Tignes3.5 out of 5 based on 2 reviews
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Tignes Ski Resort
Tignes Ski Resort

Tignes

Tignes Ski Resort France Well groomed runs, consistently good snow and a huge ski area combine to make Tignes ski resort in France perfect for intermediate “madames and messieurs”.

Despite being high up in the French Alps at over 2,100 metres, Tignes does not quite stack up on beauty compared to the belle resort of Val d’Isere nearby. However if you can overlook the mix of long high-rise apartment blocks, complete lack of trees, and underwhelming nightlife, you will find a good combination of modern lifts, seemingly endless snow (especially on the Grande Motte Glacier), and an impressive array of straightforward runs. More importantly Tignes also has exciting off-piste descents, and Tignes now hosts some of the best European extreme snowboarding and freestyle events.

Tignes Ski and Snowboard Terrain Overall Tignes is best suited to skiers who want to build on existing skills. There are few beginner slopes and the ski area is mainly made up of long cruiser intermediate runs as well as accessible and inspiring off piste lines for more advanced skiers. The ski resort has 67 runs, six slalom stadiums, a mogul field, a snow park, and Le SPOT, a dedicated ‘off-piste’ training area.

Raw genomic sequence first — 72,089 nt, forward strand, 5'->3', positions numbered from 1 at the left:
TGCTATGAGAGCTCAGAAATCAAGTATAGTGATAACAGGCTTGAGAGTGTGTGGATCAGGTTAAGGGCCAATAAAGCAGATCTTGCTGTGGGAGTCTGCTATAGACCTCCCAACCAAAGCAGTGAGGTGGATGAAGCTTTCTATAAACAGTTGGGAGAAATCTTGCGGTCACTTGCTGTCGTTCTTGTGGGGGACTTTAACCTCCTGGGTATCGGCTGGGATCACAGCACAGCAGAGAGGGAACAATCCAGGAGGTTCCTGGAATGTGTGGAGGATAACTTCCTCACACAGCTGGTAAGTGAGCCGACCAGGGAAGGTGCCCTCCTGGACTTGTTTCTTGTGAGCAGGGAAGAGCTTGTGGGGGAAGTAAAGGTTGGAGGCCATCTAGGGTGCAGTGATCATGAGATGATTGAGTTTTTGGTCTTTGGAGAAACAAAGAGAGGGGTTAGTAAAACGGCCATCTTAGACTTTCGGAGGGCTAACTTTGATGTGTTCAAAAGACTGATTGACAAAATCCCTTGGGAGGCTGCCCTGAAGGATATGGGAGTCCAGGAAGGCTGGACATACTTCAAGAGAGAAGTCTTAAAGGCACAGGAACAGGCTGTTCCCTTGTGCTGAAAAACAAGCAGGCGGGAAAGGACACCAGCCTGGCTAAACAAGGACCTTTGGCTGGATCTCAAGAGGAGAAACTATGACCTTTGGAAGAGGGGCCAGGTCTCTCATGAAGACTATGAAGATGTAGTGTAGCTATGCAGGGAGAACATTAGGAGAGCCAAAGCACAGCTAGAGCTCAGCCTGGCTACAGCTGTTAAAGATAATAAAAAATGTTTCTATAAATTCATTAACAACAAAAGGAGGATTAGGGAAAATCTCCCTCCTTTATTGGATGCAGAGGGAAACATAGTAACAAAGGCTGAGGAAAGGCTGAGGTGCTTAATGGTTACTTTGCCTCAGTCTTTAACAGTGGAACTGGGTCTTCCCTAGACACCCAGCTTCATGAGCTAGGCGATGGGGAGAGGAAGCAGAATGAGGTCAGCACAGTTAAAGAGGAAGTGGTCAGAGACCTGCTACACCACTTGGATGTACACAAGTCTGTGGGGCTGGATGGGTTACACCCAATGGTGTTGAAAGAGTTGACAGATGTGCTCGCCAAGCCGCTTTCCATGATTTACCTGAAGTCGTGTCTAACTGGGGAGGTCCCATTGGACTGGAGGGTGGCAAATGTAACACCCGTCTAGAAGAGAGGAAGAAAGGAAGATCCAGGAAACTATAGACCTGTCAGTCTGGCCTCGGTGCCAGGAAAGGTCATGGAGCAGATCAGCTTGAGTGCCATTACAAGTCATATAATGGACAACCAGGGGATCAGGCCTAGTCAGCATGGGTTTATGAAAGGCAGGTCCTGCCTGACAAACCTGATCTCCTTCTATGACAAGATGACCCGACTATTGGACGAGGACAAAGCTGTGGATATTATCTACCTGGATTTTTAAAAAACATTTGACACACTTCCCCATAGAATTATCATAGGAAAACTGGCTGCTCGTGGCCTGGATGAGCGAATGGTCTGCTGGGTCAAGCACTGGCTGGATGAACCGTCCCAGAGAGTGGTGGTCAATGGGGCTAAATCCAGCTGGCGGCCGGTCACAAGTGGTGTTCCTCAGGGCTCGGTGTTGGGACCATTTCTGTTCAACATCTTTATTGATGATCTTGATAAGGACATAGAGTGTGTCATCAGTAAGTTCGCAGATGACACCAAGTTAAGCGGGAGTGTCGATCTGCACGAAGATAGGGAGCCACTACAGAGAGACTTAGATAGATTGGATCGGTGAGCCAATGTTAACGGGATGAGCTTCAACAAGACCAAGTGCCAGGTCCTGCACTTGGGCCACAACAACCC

The general ski area can be broken into four main sectors: La Grande Motte; La Tovière/Lavachet; Palet/Aiguille; and Percée/Palafour.

Tignes is very proud of La Grande Motte glacier. Skiing on the glacier is wide open, and the run under the cable car is a good intermediate test of stamina, whilst experts can go off piste over into the Palet sector. Many skiers come to Tignes and never leave this section of the mountain since there is so much variety. On the expert slopes there is often avalanche danger, so check with guides. There is a six minute, underground funicular (cable train) from Val Claret to the glacier which then connects to the Grande Motte cable car. All of the runs on Grande Motte are north facing.

The skiing in La Tovière/Lavachet area is a steep 600 metre vertical drop back into town. There are some great off-trail runs over the back side of Lavachet into Val d’Isère (you will need an Espace Killy pass to get back though) or around the cliffs back into Tignes. To get to Toviere take the Aeroski gondola from Tignes-Le-Lac.

Palet/Aiguille and offers cruisy terrain under the Col du Palet, with tougher intermediate runs down from the Aiguille Percée. Experts have tonnes of off-piste possibilities, but for more scenic and relaxed skiing in good weather, head towards Tignes’ famous geological attraction, the ‘eye of the needle’ - a completely natural rock formation that sticks out from the Aiguelle Percee peak.

The Tignes snowpark is 2.5km long and the largest in the world. The terrain park includes a quarterpipe, halfpipe, boardercross course, and table-tops for skiers and boarders alike.

Night skiing is also available in Le Lac, Le Lavachet and Val Claret.